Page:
# 2s orbital wavefunction has non-zero probability at $r=0$? [duplicate]

The wavefunction for an electron within a hydrogen atom in the $2s$ state has the following wavefunction:

$$\psi(r,\phi,\theta)=\psi(r)=\frac{1}{2\sqrt{\pi}}\left(2-\frac{r}{a_0}\right)\frac{e^{-r/2a_0}}{(2a_0)^{3/2}}$$

However, at $r=0$,

$$\psi^*\psi\left.\right|_{r=0}=\left(\frac{1}{2\sqrt{\pi}}\left(2-\frac{0}{a_0}\right)\frac{e^{-0/2a_0}}{(2a_0)^{3/2}}\right)^2=\frac{1}{\pi(2a_0)^{3}}$$

I don't understand how this should be possible. My answer doesn't match logic and it doesn't match graphs that I find online. (every graph I see goes to zero at $r=0$) However, this does seem to really be the wavefunction for the 2s state.

Where have I gone wrong?

• possible duplicate of Hydrogen radial wave function infinity at r=0 – m0nhawk Apr 7 '15 at 16:29
• Why not? Especially the marked answer is a clear explanation that the probability isn't just a wavefunction at zero. You forget the volume, which a proportianal to $r^2$, so multiplying by zero is zero. And notice that the plot you added thave $4\pi r^2 R^2_{nl}$, and not just a wavefunction. – m0nhawk Apr 7 '15 at 16:32
• Ah ok I see what you are saying. John's quick answer also helped. I thought it was different because I saw that that question was concerned with making sense out of a "diverging" wavefunction at $r=0$, whereas mine was about making sense of the fact that I got a nonzero value for the wavefunction at $r=0$ and the my assumption that the picture I put showed a contradiction. – Arturo don Juan Apr 7 '15 at 16:40

The graph shows the probability of finding the electron between the distances $r$ and $r + dr$. This probability is given by:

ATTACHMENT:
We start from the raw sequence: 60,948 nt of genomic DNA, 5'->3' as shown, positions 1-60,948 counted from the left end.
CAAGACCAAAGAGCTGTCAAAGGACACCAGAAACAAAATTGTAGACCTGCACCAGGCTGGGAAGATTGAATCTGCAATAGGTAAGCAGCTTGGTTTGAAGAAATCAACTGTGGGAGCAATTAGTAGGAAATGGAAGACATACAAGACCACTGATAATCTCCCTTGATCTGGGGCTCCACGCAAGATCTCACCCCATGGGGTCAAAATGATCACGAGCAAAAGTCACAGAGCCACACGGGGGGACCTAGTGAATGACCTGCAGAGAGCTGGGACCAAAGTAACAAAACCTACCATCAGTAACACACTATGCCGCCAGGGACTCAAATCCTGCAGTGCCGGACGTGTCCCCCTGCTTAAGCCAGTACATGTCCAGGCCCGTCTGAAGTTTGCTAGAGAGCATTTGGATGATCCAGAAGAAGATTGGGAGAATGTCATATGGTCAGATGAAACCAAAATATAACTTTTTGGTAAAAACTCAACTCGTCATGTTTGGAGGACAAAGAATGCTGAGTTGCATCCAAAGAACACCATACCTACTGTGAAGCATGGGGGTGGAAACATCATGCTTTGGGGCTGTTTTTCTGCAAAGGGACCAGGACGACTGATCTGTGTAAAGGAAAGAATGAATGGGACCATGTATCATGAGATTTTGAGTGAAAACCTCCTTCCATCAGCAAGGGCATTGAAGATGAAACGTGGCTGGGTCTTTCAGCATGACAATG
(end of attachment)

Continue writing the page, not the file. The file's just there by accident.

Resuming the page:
$$P = \psi^* \psi dV$$

where $dV$ is the volume element:

$$dV = 4\pi r^2 dr$$

So we get the probability:

$$P(r,r+dr) = \psi^* \psi 4\pi r^2 dr$$

and therefore when $r = 0$ the probability $P = 0$. It isn't that the wavefunction goes to zero at $r = 0$, but that the size of the volume element goes to zero.

• I'm still confused about this. I understand that the term describing the surface of a sphere goes to zero as $r$ does, but how do we reconcile that with the idea that the square of the wavefunction is the probability density? Because when you actually evaluate the wavefunction with $r = 0$, you get a positive value! It seems to me that the proper interpretation is that the radial distribution ceases to be a useful notion when $r = 0$, and that when talking about a single point in space, one must use only the square of the wavefunction. – Will Oct 28 '15 at 23:22
• @Will: the radial distribution function shows the probability of finding the electron between the distances $r$ and $r+dr$. You say the RDF ceases to be useful when $r=0$, but this depends on how you define useful. The RDF is not the same as the electron density, but then it never claimed to be. It is a different function that is useful in different circumstances. – John Rennie Oct 29 '15 at 6:04
• I see. Thanks! Then I have a question: I recently had an exam in chemistry which asked the question “What is the probability of finding an electron in the $2s$ orbital at the nucleus?” I had answered 0, but the answer was given later as “It depends on the atom.” So it seems that the right function to use in these circumstances is the square of the wavefunction, not the radial distribution—but I don't see exactly why. – Will Oct 29 '15 at 14:19
• @Will: I assume the question was What is the probability of finding an electron in the 2s orbital inside the nucleus? otherwise it's a meaningless question. If so the answer is $\int_0^R P(r)dr = \int_0^R \psi^*(r) \psi(r) 4\pi r^2 dr$, where $R$ is the radius of the nucleus and $P(r)$ is the RDF. For the $2s$ orbital this will be non-zero. – John Rennie Oct 29 '15 at 14:54
• That was the question verbatim, unfortunately. The “at” was a terrible choice of word; evidently they meant what you wrote. – Will Oct 29 '15 at 16:14